Friedrichs v. California Teachers Association Could Be Big Win for First Amendment Rights

On October 4th, the Supreme Court began a new term, and with it comes a number of fresh cases for the justices to deliberate on. As the Court has begun to hear the first arguments, though, one case in particular stands out not only because of its potential impact on public-employee unions across the country, but also because of the repercussions it may have for freedom of speech and First Amendment rights.

To provide some background, the Supreme Court made a ruling in 1977 prohibiting public unions from collecting non-member dues used for political activities or purposes. However, this did not bar them from collecting fees from non-members entirely. In fact, if the funds were to be directed towards collective bargaining efforts, unions were essentially granted the authority to levy these costs on non-members since collective bargaining was viewed as beneficial to all workers.

Fast-forward to this year, the Supreme Court is set to hear Friedrichs v. California Teachers Association (CTA), a case that looks to overturn the original 1977 ruling and deal a decisive blow to public-sector unions while protecting the First Amendment rights of non-members who refuse to pay union dues.

The case centers around 10 California teachers, including Rebecca Friedrichs, who object to being forced to pay these “agency fees” that are collected because of the overall cost of collective bargaining efforts that the CTA faces. What makes this different from the ruling a few decades ago is whether or not collective bargaining can be considered a political activity. Friedrichs and the other teachers are claiming that the act of bargaining with the State is “inherently political” in nature and that it essentially amounts to political lobbying, which they ultimately don’t agree with. Therefore, they believe that their First Amendment rights are being overtly violated by forcing them to pay these agency fees, since they may not agree with the CTA’s collective bargaining efforts or their practices in general.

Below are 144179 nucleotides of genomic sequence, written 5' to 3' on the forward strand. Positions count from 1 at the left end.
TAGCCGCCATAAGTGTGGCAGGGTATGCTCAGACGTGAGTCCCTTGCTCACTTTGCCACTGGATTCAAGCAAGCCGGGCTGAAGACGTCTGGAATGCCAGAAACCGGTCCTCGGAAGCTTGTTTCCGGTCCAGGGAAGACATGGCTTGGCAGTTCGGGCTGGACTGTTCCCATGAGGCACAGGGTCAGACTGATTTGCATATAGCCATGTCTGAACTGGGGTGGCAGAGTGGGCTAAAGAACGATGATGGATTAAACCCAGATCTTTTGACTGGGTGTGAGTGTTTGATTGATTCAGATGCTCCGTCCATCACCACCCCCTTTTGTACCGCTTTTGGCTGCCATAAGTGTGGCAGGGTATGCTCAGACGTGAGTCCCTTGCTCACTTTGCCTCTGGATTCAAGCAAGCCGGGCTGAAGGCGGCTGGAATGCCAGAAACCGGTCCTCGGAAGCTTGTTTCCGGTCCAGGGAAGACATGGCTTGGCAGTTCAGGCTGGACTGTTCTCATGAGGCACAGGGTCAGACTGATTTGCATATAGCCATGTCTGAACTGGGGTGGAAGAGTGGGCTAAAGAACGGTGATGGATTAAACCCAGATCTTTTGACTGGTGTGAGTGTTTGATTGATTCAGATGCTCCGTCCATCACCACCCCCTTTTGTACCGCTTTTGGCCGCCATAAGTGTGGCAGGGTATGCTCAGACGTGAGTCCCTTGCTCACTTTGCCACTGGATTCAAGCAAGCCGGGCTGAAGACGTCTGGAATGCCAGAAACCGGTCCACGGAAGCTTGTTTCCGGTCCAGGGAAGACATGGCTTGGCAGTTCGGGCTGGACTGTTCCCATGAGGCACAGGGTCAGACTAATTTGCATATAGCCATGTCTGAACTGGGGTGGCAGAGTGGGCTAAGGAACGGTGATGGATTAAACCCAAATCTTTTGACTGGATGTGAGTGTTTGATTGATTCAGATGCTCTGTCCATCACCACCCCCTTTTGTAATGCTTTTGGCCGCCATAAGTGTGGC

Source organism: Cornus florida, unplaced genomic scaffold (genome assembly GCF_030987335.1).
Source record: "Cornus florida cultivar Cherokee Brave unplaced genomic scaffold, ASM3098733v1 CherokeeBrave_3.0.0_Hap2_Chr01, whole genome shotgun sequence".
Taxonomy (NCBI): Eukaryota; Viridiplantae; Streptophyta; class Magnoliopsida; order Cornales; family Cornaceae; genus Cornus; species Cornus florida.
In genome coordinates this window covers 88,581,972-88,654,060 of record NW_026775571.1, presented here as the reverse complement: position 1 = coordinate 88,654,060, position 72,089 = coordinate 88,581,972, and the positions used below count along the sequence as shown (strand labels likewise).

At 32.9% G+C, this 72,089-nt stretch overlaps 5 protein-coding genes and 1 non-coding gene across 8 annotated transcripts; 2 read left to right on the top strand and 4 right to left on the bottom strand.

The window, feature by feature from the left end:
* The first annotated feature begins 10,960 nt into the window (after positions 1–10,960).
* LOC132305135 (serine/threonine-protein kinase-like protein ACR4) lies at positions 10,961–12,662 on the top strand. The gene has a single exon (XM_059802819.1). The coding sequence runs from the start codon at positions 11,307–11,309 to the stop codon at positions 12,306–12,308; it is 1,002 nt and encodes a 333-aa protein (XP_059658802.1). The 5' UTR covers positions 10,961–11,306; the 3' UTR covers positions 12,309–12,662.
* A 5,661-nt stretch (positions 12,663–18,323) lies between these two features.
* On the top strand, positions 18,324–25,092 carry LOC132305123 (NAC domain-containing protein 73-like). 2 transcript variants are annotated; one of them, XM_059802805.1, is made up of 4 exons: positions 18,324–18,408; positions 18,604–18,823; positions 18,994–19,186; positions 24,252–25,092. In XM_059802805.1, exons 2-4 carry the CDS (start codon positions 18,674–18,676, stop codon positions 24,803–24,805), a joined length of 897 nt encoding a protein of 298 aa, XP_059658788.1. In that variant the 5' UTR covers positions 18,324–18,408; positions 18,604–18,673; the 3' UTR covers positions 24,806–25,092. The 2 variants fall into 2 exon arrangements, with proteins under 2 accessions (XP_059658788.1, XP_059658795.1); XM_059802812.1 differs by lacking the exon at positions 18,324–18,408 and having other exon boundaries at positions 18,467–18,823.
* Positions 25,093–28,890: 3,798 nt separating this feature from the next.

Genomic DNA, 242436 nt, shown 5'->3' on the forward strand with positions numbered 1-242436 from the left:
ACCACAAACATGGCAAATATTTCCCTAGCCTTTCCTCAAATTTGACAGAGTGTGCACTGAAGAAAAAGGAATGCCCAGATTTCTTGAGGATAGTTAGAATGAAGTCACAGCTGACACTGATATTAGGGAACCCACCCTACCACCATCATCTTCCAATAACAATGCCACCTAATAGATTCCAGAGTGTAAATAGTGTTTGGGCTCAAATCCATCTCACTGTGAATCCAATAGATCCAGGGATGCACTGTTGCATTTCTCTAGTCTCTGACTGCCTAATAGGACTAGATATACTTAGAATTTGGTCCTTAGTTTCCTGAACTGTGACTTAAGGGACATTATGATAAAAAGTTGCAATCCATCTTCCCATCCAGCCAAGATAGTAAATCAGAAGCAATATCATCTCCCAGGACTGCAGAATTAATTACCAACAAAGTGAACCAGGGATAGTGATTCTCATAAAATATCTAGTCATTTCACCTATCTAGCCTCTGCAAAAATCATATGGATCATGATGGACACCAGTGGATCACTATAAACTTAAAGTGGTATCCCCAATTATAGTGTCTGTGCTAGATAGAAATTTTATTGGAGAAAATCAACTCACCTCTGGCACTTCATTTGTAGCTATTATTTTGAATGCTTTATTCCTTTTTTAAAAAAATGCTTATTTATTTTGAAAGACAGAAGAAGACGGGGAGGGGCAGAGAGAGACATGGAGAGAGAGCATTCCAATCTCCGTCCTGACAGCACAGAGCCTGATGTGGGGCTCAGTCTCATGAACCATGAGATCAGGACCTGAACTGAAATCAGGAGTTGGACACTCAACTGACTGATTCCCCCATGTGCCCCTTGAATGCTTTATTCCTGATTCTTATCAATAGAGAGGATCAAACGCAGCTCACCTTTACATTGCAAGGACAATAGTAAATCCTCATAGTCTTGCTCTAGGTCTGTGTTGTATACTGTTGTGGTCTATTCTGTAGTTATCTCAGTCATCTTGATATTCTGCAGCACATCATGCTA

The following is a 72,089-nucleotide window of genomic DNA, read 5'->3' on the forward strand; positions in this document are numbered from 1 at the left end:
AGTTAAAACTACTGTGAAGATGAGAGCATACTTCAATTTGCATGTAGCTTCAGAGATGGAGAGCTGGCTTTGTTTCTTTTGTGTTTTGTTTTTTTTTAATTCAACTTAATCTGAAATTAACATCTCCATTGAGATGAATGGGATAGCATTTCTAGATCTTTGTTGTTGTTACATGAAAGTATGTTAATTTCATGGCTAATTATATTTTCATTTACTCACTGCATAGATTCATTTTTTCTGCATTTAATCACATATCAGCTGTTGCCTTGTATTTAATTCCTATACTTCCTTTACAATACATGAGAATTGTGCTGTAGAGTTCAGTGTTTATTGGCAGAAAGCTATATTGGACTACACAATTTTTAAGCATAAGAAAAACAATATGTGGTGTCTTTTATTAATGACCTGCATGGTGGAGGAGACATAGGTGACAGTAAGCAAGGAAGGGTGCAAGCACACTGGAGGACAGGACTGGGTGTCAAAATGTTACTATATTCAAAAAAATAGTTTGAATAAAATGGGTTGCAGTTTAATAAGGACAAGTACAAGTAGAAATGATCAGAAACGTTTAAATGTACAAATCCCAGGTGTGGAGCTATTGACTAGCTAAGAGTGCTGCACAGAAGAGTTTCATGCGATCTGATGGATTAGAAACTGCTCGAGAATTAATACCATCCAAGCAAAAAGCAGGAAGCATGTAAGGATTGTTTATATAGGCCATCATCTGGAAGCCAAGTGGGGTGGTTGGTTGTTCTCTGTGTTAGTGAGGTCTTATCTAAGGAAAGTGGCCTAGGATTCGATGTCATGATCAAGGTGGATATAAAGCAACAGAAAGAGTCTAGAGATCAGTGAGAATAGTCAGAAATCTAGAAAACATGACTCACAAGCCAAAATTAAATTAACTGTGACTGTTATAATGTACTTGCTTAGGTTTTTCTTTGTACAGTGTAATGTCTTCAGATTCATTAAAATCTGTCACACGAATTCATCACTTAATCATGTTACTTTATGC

In fact, the union dues that the CTA collects amount to around $1,000 per year that teachers are forced to cough up. Despite being able to opt out of the 30% that is directly used for political purposes, they are still faced with paying $600-700 in fees that are designated towards collective bargaining with state and local governments. That is a pretty significant amount, especially when allocated towards negotiating controversial political issues.

Their cause seems to resonate with the public, though, as twenty-five parties have already shown support for them while fighting this legal battle.

The Center for Individual Rights, which is representing Friedrichs and the other plaintiffs, has spoken out very clearly against the CTA and its agency fees. They’ve stated, “Whether the union is negotiating for specific class sizes or pressing a local government to spend tax dollars on teacher pensions rather than on building parks, the union’s negotiating positions embody political choices that are often controversial.”

If Friedrichs and her colleagues prevail in this Supreme Court fight, it would mark a massive win for First Amendment rights, especially for teachers, around the country. Also, considering that 29,000 teachers pay these agency fees to the CTA, this court decision could deal a massive financial blow not only to labor unions in California, but to unions across the U.S. as well.